Dr Rowley’s public vulgarity

By Dr Selwyn R. Cudjoe
March 18, 2024

Dr. Selwyn R. CudjoeThe Prime Minister of Trinidad and Tobago was at his most vulgar on Thursday, March 9, when he sought to scandalise my name at a public meeting at Enterprise, Chaguanas. However, his public performance revealed more about his moral blindness, his public vulgarity, his intellectual narrowness and aggressive narcissism. No one who read my 28-page, carefully footnoted lecture could have arrived at his conclusion.

In his “sharp words for columnist Selwyn Cudjoe” (reporter Ria Taitt’s description), the prime minister stated: “The main point that Cudjoe produced on the platform of the crime talks was that people must examine the wealth of the Prime Minister to correlate the growth of his wealth with the growth of crime.

“Tonight, I want to tell Selwyn Cudjoe: you just haul…,” which, according to Taitt, “left the rest of the sentence to the imagination of his laughing audience” (Express, March 9).

I began my lecture, “A Quest for Truth”, by quoting the grandson of a slave who declared in 1899 that “security of person and property are the first condition of social progress”. I followed that up with Eric Williams’ declaration that “we must devise a system which gives a central place to the ideal of the sovereignty of people” and the need for civil discourse. I also cited the need to revive Williams’ “Meet the People Tour” that he initiated in 1963.

I also drew on Esdras, an apocryphal text of the Bible, and a Latin aphorism to locate the source of Williams’ rallying cry, “Great is the PNM; and It shall prevail.” Then I quoted Mahatma Gandhi’s autobiography: The Story of My Experiments with Truth, and ended by paraphrasing Brutus’s words at the funeral scene of William Shakespeare’s Julius Caesar.

Brutus said: “If there be any / in this assembly, any dear friend of Caesar’s, / to him I say that Brutus’ love to Caesar was / no less than his. If then that friend demand /why Brutus rose against Caesar, this is my answer: / Not that I loved Caesar less, but that I loved Rome [Trinidad & Tobago] more. Had you rather Caesar / were living, and die all slaves, than that Caesar were dead, to live all freemen? (Act III, Scene II.)

Maybe this is the real question: should we opt for the truth, no matter how painful, or continue to live a lie that would lead to our mutual destruction?

The 16th point of my lecture with which our prime minister took such umbrage read: “In seeking to discover the truth about the escalation of crime, we should ask all of our office holders, particularly the prime minister and members of his Cabinet to declare what the wealth of they and their immediate family was in 2015 and what it is now. In that way we can see if crime is a paying concern for them or not; that is, whether their increased wealth resulted from the escalation of crime (causal) or whether their increased wealth, if there was any, just happened at the same rate at which crime increased (correlational)?”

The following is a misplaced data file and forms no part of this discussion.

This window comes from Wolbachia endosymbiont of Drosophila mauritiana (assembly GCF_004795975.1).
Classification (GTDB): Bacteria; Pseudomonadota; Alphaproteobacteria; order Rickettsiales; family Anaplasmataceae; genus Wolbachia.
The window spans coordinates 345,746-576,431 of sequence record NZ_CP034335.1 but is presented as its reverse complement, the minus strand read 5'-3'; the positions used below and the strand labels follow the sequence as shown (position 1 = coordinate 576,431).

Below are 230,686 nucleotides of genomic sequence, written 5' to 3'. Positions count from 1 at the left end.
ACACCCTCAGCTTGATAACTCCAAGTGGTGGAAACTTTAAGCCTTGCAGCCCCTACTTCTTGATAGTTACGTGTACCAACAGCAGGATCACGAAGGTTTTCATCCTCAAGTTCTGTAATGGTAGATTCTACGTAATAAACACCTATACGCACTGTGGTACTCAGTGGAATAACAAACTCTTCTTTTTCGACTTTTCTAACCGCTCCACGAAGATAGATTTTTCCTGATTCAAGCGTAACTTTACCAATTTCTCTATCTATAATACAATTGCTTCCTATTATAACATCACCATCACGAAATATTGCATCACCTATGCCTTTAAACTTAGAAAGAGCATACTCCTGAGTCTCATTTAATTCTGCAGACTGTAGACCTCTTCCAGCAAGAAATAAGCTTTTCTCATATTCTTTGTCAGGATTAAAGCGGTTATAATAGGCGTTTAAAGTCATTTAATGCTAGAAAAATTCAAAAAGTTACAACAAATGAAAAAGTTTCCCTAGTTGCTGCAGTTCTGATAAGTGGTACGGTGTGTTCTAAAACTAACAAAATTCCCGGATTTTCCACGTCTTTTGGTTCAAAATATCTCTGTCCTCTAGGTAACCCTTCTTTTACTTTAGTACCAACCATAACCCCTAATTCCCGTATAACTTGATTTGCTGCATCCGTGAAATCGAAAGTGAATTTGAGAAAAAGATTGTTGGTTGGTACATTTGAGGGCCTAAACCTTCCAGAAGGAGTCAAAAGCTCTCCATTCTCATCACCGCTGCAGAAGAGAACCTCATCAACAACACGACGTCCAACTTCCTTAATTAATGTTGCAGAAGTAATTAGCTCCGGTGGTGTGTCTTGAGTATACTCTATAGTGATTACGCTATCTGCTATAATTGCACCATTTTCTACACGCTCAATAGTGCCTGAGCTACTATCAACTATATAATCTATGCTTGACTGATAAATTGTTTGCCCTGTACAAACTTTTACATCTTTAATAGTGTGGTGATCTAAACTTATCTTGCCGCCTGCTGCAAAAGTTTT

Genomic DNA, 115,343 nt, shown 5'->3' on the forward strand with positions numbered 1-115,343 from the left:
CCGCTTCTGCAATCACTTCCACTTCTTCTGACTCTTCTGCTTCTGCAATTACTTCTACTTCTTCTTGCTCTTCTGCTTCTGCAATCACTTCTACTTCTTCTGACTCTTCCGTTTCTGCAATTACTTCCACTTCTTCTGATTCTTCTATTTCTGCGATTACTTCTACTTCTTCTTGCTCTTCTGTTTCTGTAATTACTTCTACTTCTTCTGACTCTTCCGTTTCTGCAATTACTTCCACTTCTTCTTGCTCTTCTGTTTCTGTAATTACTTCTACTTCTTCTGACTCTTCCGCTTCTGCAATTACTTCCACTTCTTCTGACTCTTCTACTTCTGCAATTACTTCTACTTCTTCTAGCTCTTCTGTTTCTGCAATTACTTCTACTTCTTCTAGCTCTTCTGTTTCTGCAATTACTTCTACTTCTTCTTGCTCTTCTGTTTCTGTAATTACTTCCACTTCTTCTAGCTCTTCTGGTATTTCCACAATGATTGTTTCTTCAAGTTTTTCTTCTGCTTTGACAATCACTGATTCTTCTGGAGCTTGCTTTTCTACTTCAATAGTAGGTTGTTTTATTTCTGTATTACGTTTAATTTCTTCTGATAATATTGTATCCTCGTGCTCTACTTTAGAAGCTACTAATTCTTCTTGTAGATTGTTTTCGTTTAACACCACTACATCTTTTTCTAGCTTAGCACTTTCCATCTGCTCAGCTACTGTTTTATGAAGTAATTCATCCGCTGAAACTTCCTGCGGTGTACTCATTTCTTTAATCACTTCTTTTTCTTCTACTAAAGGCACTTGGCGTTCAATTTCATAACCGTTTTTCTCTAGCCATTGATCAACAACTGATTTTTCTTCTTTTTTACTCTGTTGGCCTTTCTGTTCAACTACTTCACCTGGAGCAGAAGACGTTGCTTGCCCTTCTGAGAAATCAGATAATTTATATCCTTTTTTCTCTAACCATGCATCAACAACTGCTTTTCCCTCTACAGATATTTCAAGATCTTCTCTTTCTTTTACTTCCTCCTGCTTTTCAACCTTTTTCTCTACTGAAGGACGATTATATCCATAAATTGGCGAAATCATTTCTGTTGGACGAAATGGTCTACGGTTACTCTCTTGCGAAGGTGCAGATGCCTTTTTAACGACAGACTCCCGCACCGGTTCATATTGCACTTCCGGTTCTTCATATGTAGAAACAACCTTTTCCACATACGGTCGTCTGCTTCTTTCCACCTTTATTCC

This was a question rather than a statement.

In May 2023, the Board of Trustees of Howard University, one of the most prestigious universities in the US, awarded our prime minister an honorary Doctor of Letters. I celebrated that achievement. Then-Howard president Dr Wayne Frederick remarked: “Truth and service have been major elements of their lives [the awardees] both personally and professionally.” He described Rowley “as a renowned social and political leader, pioneering statesman and scholar”. (Express, July 6, 2023.)

An honorary Doctor of Letters is usually awarded to luminaries “who have enriched the humanities in particular, or humanity at large”; someone whose public behaviour is beyond reproach. I wonder how Howard University’s Board of Trustees would respond to our prime minister’s public vulgarity and intellectual dishonesty.

The Conference of Negro-African Writers and Artists took place in Paris in September 1956. It was attended by luminaries such as Richard Wright who dedicated his book, White Man, Listen!, to Williams; Alioune Diop, editor of Presence Africaine; Leopold Senghor, father of the Negritude movement and later president of Senegal; Aimé Césaire, author of Return to My Native Land and Williams’ friend; and Jean Price-Mars, author of Ainsi parla l’Oncle.

Presence Africaine invited Williams to participate in its Second Congress that was held in Rome in 1959 to continue the discussion of the writers’ responsibility in the decolonisation process. Williams’ lecture, “The Political Leader Considered as a Man of Culture”, drew on the ancient Greeks to demonstrate his point: “The symbol of that highly civilised democracy was recognition of the political leader as a man of culture—the culture of an entire people, of an entire city-state whose representative he was.”

Williams, a fierce political fighter, understood that intellectual debates and the promotion of different approaches to political questions are vital to sustaining a democracy. He expected his successors to act with grace and panache. He would never advise a fellow citizen to “Haul your…”

In the face of such vulgarity he was more likely to say “let the jackass bray”, sentiments I warmly extend to my prime minister.

Verbal violence and public vulgarity contribute as much to a climate of violence as a young man who picks up a gun to express his violent rage.

A conscientious prime minister needs to know and value this truism.

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